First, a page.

As was the case prior to Brexit, specific licences are required for exports between the UK and EU Member States of dual-use items set forth in Annex IV to the Dual-Use Regulation. The UK and EU regulations also now require licensing for UK-EU exports of a small number of additional dual-use categories, set forth in Annex IIg to the Dual-Use Regulation. (Annex IIg includes elements of dual-use classifications 0C001, 0C002, 0D001, 0E001,1A102,1C351, 1C353,1C354, 1C450,7E104,9A009, and 9A117.)

  • Dual-use exports to the Channel Islands. Licences are also now required to export dual-use items from the UK to the Channel Islands. However, the same UK OGEL that covers dual-use exports to the EU, noted above, also encompasses exports to the Channel Islands.
  • Use of UK licences in EU and vice versa. Prior to Brexit, it was possible to export dual-use items from the UK under export licences issued by other EU Member States, and likewise with regard to exports from other Member States under UK licences. That practice is no longer possible. Exporters who previously used UK licences in other Member States now must secure separate licences from the competent EU Member State authority, and likewise it is now required to obtain a UK licences for dual-use exports from the UK that previously may have been covered under licences issued by current EU Member States.
  • Enforcement. Brexit has not affected the enforcement regime in the UK for dual-use violations, which will continue to be managed largely through HM Revenue & Customs under the UK Export Control Order and the Customs and Excise Management Act.

Economic Sanctions

Even prior to the end of the Brexit transition period on 31 December, the UK had begun to forge an independent economic sanctions policy in 2020—for example, by imposing unilateral human rights-related sanctions (under the so-called UK “Magnitsky” sanctions)[4], and moving more expeditiously than the EU in imposing sanctions in relation to Belarus. As a consequence of those measures, the UK list of persons designated for asset-freezing sanctions already contained significant differences from the EU consolidated financial sanctions list, prior to 31 December.[5]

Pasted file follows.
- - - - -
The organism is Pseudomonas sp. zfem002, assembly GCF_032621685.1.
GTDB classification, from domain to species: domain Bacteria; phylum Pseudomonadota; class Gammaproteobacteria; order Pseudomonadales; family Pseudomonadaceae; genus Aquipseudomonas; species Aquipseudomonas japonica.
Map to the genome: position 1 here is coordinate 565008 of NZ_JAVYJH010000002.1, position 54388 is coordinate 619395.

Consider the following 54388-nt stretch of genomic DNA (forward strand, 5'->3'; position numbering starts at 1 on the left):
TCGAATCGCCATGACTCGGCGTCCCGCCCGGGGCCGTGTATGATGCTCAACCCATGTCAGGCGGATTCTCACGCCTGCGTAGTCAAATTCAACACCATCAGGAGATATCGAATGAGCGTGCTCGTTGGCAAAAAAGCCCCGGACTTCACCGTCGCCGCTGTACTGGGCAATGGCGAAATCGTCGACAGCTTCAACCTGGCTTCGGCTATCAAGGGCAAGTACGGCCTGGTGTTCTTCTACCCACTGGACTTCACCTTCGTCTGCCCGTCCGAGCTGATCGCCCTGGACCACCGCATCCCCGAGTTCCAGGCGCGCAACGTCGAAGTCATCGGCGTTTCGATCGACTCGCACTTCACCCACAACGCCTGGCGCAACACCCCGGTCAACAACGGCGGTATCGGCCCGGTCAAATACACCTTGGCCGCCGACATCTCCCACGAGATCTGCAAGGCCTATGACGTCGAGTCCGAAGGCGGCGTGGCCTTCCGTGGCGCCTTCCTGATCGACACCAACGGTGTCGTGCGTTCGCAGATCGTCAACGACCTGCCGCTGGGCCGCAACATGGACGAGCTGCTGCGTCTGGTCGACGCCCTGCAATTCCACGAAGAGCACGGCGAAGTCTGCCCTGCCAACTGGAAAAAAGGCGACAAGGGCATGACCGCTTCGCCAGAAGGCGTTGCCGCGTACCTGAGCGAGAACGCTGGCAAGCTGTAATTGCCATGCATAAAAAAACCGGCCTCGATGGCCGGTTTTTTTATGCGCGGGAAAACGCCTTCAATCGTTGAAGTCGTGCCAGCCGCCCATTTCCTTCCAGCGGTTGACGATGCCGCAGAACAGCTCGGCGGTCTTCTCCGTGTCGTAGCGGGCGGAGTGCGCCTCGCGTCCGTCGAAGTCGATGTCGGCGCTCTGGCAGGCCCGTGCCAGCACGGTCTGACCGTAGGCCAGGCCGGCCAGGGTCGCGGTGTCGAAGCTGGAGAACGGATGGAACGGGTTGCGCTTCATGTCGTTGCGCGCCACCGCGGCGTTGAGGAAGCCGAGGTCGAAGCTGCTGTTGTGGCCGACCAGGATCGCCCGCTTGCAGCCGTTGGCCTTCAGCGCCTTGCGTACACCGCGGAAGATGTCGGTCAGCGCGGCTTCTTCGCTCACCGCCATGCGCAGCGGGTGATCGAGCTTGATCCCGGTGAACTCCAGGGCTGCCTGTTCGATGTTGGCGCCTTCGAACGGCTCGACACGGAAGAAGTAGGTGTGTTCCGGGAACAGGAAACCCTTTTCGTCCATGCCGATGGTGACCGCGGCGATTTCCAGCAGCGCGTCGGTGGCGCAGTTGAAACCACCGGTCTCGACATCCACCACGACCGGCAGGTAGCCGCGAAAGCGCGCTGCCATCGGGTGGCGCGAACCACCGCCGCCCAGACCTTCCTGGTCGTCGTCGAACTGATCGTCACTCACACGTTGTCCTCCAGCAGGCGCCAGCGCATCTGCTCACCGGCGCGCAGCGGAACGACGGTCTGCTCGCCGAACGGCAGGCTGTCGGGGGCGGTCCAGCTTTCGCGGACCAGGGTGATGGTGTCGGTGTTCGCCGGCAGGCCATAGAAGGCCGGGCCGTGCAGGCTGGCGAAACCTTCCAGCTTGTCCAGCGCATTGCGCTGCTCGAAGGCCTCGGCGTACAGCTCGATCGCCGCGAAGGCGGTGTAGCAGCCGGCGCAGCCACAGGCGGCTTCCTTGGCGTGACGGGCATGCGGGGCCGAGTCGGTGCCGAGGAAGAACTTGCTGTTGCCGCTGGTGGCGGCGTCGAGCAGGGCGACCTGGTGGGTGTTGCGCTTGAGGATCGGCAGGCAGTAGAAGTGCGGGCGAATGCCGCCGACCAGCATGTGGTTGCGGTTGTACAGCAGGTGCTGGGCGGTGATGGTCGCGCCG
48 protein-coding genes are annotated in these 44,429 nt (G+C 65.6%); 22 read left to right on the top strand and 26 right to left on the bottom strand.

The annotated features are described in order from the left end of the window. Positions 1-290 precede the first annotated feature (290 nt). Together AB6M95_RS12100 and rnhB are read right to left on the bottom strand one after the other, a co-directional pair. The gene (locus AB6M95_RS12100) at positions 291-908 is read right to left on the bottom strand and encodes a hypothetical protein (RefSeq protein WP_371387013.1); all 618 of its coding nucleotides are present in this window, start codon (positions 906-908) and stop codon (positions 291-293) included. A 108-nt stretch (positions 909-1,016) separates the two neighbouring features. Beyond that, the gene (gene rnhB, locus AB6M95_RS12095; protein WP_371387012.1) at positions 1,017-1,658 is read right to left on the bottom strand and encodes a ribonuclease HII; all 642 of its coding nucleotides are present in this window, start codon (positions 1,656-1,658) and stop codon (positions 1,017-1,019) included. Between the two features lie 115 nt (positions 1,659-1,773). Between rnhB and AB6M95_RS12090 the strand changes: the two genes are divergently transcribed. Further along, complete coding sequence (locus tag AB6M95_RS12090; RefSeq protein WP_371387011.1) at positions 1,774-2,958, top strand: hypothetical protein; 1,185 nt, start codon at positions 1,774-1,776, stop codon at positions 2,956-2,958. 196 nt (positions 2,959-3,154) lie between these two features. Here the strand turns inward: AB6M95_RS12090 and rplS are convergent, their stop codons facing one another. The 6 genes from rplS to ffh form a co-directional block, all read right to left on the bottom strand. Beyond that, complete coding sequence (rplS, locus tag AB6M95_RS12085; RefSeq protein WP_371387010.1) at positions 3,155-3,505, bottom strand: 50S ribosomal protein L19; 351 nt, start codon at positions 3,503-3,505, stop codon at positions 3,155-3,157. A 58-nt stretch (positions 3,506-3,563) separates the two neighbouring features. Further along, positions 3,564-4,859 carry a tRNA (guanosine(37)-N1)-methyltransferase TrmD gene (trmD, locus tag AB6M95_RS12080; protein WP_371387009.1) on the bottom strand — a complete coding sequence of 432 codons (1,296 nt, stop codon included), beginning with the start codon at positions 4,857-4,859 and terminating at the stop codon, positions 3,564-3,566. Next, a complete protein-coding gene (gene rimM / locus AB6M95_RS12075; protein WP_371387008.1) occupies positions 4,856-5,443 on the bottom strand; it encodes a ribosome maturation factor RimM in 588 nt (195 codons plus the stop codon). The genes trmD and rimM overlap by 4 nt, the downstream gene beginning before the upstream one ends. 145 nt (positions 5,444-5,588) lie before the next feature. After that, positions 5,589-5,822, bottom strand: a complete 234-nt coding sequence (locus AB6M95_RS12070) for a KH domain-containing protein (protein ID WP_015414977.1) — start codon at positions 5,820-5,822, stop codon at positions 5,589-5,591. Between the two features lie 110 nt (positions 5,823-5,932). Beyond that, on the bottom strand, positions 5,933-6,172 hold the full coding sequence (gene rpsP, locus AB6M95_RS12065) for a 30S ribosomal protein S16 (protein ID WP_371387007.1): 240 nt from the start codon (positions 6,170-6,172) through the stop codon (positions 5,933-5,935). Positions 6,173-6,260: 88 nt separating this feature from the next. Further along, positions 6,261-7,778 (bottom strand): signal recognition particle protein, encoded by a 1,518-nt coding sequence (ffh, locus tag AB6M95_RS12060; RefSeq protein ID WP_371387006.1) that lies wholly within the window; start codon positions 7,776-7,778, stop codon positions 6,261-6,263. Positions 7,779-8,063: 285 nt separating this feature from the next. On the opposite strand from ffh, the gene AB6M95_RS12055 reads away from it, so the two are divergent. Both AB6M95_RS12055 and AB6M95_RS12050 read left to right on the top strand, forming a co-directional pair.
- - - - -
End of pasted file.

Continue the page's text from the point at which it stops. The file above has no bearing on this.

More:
More broadly, the UK essentially has adopted the pre-Brexit EU sanctions regime into UK law, through a series of individual “EU Exit” sanctions regulations. While intended to capture the core substance of the EU sanctions, the UK regulations contain a number of notable differences, including the following:

  • Jurisdictional reach. The EU sanctions contain a common jurisdictional provision, which extends their scope to the worldwide conduct of EU persons and entities, to conduct of persons of any nationality within the territory of the EU (or aboard EU-flagged vessels), or to business activities by persons of any nationality occurring “in whole or in part” within the EU. The UK sanctions contain broadly similar jurisdictional provisions, but do not contain the “business in whole or in part” clause. Arguably, that renders the jurisdictional reach of the UK sanctions somewhat narrower than the EU, although it is unclear how significant that distinction will be for practical purposes—EU Member States have historically not been eager to use the “business in whole or in part” clause to pursue sanctions-related enforcement actions against non-EU parties.
  • Ownership and control. Under the EU sanctions, there is a general—but rebuttable—presumption that a non-designated party will be subject to asset-freezing sanctions if that party is majority-owned, or otherwise controlled, by a person or entity specially designated for asset-freezing sanctions. The UK sanctions’ ownership/control standard is framed in somewhat different terms, applying asset-freezing sanctions to non-listed entities if a designated person holds (directly or indirectly) a greater than 50% interest in that entity (through shares or voting rights, or the ability to appoint a majority of the board of directors of the entity), or if it otherwise is “reasonable, having regard to all the circumstances, to expect that” the sanctioned party would “be able, in most cases or in significant respects, by whatever means and whether directly or indirectly, to achieve the result that affairs” of the non-designated entity “are conducted in accordance with” the designated party’s wishes.
  • UK “brokering” standard. Many EU sanctions regulations include prohibitions against “brokering services” in relation to restricted activities. Thus, for instance, under the EU-Russia sanctions it is prohibited to export certain types of oil/gas exploration and production goods to Russia without a licence, and it is also prohibited to provide “brokering services” in relation to the supply of those restricted items for use in Russia. Those “brokering” prohibitions have been carried over into the UK sanctions, although the UK regulations introduce a different definition of “brokering”, to include: